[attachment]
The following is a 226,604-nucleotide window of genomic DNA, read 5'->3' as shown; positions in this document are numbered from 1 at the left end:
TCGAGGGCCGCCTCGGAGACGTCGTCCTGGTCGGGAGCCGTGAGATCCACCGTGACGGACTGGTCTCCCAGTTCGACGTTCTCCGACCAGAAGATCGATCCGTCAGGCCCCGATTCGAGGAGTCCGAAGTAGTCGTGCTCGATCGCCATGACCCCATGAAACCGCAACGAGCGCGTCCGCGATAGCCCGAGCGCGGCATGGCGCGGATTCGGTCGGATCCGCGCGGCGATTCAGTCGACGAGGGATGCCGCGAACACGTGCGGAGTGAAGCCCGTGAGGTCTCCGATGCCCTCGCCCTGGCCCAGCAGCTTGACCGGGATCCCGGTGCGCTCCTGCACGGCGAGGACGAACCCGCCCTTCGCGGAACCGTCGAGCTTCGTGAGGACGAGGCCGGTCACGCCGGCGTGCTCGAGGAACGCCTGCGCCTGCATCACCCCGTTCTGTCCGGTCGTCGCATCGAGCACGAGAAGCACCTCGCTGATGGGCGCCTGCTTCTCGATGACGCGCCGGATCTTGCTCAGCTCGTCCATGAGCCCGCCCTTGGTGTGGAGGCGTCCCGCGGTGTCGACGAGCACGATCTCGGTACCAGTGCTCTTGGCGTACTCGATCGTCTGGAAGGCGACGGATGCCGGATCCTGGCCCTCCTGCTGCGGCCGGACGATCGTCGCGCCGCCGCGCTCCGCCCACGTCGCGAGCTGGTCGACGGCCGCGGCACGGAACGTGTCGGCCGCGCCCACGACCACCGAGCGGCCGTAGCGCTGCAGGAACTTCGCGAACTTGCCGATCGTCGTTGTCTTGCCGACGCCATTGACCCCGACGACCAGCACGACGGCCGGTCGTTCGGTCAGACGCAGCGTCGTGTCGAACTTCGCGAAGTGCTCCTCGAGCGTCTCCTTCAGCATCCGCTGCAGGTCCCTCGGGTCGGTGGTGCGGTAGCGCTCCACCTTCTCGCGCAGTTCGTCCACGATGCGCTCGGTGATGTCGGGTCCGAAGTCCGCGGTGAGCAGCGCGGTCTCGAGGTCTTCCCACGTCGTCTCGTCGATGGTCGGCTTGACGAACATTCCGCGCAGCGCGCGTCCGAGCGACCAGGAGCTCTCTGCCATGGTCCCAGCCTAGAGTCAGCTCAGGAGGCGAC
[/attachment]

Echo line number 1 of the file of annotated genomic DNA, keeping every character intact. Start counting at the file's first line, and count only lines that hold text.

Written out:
The following is a 226,604-nucleotide window of genomic DNA, read 5'->3' as shown; positions in this document are numbered from 1 at the left end: